How to Abolish Deed Restrictions
(Port Clinton, Ottawa County Ohio)
Visitor Question: In 1968 the subdivision that I live in filed a Declaration of Restrictions. In the restrictions it states, "Restrictions shall be automatically extended for successive periods of ten years unless an instrument signed by the owners of a majority of the lots, agreeing to abolish or amend said restrictions."
Most of the homeowners want to abolish these restrictions. Where do we start? We are located in Ottawa County Ohio and there are 42 lots in our subdivision.
Thank you for your time.
Editors Reply: Sheila, the best place to start would be to consult an attorney licensed to practice in Ohio. Unlike some situations our visitors are asking about, yours should be relatively simple to resolve since your covenants themselves describe a process for abandoning restrictions.
With any luck you will have an attorney living in your midst, or possibly someone's son or daughter, brother or sister is an attorney.
The only question here will be making sure that the "instrument" is appropriate and would stand up in court if it were to be tested for some reason. You also want an "instrument" that future buyers and their title companies can understand; in other words you want plain English.
The second small challenge will be making sure that the signatures are appropriate. For instance, if both husband and wife are listed as owners, it may be that both signatures will be required. If a lot is owned by a trust, as is common with older property owners, it is important to make that the signature collected is that of the official trustee of the trust. Names should be signed exactly correctly.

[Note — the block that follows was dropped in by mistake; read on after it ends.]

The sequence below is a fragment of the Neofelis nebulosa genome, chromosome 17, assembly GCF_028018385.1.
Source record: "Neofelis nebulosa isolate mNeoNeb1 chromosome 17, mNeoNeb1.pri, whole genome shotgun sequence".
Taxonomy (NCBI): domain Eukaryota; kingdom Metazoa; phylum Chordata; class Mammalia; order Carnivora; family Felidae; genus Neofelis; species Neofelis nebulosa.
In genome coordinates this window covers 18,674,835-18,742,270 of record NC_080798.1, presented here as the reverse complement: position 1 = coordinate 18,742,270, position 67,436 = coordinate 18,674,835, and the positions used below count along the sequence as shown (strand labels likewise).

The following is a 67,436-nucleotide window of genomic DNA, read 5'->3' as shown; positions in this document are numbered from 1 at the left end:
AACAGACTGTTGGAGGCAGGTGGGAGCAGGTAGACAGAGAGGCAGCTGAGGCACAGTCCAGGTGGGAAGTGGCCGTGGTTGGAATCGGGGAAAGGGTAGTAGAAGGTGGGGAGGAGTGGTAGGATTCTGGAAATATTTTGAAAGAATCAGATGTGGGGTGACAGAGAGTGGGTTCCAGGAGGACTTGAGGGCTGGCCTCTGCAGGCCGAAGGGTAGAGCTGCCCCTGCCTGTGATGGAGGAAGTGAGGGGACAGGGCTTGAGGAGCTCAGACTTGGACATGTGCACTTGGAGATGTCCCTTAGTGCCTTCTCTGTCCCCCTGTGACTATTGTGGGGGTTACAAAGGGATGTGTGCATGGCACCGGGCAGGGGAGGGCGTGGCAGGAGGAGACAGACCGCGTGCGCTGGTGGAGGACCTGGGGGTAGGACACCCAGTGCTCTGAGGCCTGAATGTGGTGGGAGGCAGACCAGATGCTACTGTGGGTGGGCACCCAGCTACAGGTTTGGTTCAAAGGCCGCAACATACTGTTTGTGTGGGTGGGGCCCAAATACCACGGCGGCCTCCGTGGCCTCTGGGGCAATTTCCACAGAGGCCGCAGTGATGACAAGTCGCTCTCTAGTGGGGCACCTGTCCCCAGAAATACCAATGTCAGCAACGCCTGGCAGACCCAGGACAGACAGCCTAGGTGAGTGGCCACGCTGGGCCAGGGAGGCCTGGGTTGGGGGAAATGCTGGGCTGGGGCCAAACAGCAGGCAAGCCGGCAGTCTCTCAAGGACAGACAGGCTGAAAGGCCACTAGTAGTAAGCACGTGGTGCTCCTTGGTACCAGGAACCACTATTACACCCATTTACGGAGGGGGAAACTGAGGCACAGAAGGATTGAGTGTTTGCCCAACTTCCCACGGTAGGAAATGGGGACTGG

Note that the language requires signatures from the owners of a majority of the lots, which is not the same thing as the majority of the owners. To illustrate simplistically, if you have a ten-lot subdivision and one person owns six lots, you do not have signatures of the owners of a majority of the lots if the person who owns six lots refuses to sign, even though four of five owners of lots have signed. Read that through a few times if need be!
It should be an easy and relatively inexpensive task for the attorney to draw up an appropriate "instrument." Then you and the attorney can consult about whether further services are needed because ownership is complex, in other words because of you have several situations where there are multiple owners or where ownership is obscured by a trust, LLC, or other corporation. In many situations, that second layer of monitoring of the signatures will be something that can safely be left to mere mortals and not require attorney supervision.
Lastly, make sure that you and your neighbors are content with abolishing all restrictions. Sometimes one out of ten continues to make good sense, so be careful not to extinguish something you would like to keep.
To make this decision be sure to take into account the current status of regulation in your city or county. If things you would want to prohibit are against other laws and ordinances, you are safe in ridding yourselves of deed restrictions. If not, perhaps you should weigh the costs of abandoning your only flimsy protection against situations you would find intolerable.
We are not fans of regulation by deed restriction on this site, due to their lack of free enforcement by a public body. So we are rooting for you. But since your situation is as it is, make sure that you actually want to get rid of all restrictions. An attorney probably would advise that you could be selective.
Subscribe to our monthly e-mail newsletter, called USEFUL COMMUNITY PLUS, which provides you with short features or tips about timely topics for neighborhoods, towns and cities, community organizations, rural environments, and our international friends. Unsubscribe any time. Give it a try.